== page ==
On our drive to Las Vegas, a mini trip we later declared will not visit for a while due to a combination of reasons; I made sure I brought along my college-ruled notepad and blue pen. Of course I brought my camera for I am never without it, and took pictures of the landscape from all around me from the confines of the passenger seat.

On Highway 5, we passed mostly orchard farms, grazing cows and sheep’s, mountains and clouds on a blue sky. Cars zipped on by, passing slow drivers to regain the road.

One trait my family and I share is that as much as we love engaging each other in conversations, we also enjoy quietness. My Morgan in the backseat with a book in hand, but I don’t think she is really there. She is somewhere with Jack and Annie (Magic Tree House book #35 by Mary Pope Osborne) on a magical journey to the 1889 Paris World Fair. Dick is solemn, concentrating on the road and me with a mind-filled curiosity.

Driving along Bakersfield and Tehachapi, on either side of the road we are embraced by rolling hills. Even in this part of California where rain is scarce and the sun unmerciful, life continues to grow.  Verdant vegetation’s prosper on the hillsides and mountaintops. The grounds probably make sizzling sounds when rain makes contact with the earth.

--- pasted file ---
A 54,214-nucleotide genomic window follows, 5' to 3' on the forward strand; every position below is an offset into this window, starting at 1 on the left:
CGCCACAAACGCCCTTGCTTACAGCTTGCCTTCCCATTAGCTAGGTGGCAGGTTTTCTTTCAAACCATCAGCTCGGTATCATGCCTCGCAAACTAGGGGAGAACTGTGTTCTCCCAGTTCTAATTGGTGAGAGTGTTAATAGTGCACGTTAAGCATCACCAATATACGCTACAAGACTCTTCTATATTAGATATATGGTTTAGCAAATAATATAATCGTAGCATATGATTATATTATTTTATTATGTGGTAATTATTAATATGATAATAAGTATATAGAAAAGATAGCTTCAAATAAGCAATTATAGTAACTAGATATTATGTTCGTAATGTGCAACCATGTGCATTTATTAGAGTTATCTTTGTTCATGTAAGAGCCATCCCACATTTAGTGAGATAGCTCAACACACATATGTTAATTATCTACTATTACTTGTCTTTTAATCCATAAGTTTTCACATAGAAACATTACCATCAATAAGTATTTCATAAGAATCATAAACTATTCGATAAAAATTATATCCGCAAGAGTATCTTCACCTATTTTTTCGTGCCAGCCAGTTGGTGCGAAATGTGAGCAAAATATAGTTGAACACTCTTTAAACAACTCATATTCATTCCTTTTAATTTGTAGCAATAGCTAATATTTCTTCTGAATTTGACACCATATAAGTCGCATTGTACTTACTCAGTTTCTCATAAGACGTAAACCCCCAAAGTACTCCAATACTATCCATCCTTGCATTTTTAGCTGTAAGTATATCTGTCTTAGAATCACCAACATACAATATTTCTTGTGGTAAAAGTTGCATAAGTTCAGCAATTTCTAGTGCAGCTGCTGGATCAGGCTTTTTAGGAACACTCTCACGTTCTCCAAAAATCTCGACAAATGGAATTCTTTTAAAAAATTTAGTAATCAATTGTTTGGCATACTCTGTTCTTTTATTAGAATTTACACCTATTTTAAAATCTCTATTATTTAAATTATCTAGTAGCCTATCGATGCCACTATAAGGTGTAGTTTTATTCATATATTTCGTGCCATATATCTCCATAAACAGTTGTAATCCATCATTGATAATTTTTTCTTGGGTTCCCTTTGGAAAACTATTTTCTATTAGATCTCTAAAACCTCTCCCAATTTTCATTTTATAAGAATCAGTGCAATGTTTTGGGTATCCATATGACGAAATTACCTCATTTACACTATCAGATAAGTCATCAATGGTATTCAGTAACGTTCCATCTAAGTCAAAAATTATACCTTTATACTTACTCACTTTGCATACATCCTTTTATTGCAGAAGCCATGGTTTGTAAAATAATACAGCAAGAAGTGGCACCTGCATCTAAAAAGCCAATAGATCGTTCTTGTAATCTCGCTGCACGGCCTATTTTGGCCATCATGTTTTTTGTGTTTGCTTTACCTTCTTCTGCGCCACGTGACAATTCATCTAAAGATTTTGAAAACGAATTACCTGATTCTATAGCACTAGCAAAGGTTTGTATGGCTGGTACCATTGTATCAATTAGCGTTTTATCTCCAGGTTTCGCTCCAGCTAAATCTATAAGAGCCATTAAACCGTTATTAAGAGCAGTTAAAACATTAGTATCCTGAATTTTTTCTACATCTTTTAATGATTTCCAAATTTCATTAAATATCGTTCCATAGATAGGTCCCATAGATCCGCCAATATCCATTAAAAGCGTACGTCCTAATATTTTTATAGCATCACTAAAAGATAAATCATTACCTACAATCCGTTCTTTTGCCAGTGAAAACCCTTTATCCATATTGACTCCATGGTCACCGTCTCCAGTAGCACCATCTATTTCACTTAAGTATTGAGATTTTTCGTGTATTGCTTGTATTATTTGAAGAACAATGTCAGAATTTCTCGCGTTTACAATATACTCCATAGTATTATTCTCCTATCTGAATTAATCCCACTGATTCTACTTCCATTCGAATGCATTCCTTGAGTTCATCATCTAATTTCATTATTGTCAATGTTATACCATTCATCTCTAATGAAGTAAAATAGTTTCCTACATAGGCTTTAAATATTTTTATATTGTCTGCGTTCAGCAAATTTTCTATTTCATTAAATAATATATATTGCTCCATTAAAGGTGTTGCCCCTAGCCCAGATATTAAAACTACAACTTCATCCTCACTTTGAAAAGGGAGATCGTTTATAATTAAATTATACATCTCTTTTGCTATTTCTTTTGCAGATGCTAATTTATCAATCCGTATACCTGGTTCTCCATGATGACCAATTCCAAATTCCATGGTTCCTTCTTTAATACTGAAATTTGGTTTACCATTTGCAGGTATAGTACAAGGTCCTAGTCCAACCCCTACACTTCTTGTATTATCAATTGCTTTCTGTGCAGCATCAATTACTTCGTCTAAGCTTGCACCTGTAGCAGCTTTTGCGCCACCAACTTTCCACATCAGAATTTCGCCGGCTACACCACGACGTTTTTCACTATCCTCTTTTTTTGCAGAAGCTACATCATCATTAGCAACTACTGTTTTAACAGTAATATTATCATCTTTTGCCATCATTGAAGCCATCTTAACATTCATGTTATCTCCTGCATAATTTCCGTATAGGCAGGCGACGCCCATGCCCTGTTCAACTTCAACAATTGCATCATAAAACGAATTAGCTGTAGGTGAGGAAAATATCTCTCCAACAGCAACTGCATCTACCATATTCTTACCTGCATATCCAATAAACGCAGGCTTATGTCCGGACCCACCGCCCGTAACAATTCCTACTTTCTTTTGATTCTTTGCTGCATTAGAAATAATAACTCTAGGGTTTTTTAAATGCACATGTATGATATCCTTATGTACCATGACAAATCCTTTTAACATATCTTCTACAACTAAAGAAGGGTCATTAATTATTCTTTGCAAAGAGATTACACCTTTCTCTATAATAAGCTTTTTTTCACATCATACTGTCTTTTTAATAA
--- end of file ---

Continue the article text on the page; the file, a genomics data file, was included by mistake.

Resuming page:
After the town of Tehachapi and as our drive approached another town, mountaintops in the distance are dotted with windmills. As it was a windy day, the turbines were in perfect synchronization of each other. They looked like white birds with long flapping wings suspended on air. Further into our drive, quiescence settled comfortably. Our thoughts silently ran amok on the Mojave Desert. A change in scenery disclosed itself to us.  The parched, dry earth is a sea of light brown and Joshua Trees are everywhere. Mountains rises in the far distance projecting purplish hues, sometimes almost black when blanketed by clouds from above. It is utter desolation but I know life thrives here.  I often think how some animals can call this place home. But they do and they survive.

Our drive back was similar. The clouds covered the sky in layers of white fluff. There are clouds rising from beyond the mountains looking like smoke plumes, while some looked like the scribbling of 3-year olds. Passing a town called Primm, a crowding of mountains surrounds us from all sides.

For some, this drive is not only long, but bleak. I heard this comment said before: “but there’s nothing to see here”. If you open your eyes and see with your heart, your capacity to appreciate nature is a life changing experience.